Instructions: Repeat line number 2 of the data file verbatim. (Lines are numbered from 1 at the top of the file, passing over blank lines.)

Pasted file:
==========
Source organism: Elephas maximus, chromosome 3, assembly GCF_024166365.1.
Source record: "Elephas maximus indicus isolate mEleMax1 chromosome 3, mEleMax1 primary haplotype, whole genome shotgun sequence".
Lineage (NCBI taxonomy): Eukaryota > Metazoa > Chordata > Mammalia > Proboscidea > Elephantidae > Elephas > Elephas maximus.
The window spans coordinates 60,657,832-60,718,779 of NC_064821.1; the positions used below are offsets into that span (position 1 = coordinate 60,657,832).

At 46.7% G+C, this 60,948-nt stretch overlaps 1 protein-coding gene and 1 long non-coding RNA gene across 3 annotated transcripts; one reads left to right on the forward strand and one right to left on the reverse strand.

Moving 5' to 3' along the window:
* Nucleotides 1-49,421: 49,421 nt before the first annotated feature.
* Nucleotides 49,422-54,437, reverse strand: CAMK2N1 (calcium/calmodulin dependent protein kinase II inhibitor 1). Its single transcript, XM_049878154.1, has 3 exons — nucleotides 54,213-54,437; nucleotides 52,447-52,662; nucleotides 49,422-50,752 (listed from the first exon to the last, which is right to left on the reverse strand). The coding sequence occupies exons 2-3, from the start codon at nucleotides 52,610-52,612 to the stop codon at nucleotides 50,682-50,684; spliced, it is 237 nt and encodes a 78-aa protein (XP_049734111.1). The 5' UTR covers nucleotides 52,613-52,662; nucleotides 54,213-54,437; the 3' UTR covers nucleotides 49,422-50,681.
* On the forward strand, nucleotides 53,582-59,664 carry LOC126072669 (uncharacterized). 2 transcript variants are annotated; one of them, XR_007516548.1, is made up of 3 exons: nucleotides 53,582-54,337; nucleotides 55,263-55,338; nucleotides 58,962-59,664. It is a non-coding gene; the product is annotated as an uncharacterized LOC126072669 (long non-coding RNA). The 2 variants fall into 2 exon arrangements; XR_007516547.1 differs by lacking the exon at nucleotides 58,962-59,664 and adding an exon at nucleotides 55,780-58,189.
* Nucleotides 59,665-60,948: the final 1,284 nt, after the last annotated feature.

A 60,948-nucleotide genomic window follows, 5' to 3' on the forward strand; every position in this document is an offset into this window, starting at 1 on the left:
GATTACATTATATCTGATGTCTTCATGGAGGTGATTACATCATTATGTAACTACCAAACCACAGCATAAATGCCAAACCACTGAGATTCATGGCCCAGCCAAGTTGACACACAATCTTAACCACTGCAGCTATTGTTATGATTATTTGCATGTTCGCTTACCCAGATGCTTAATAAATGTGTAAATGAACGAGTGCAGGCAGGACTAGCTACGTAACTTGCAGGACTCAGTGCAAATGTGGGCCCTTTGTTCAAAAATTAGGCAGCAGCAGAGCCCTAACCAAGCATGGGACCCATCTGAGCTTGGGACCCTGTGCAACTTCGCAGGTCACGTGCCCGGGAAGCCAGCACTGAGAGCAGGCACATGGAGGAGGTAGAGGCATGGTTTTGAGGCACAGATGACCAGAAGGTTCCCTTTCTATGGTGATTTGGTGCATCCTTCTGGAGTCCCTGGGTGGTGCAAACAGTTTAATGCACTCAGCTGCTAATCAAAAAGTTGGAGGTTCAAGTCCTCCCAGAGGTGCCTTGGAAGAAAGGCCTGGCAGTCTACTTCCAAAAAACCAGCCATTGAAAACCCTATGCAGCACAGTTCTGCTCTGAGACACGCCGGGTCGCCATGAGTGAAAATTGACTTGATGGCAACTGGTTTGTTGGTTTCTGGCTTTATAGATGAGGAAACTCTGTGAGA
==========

Source record: "Elephas maximus indicus isolate mEleMax1 chromosome 3, mEleMax1 primary haplotype, whole genome shotgun sequence".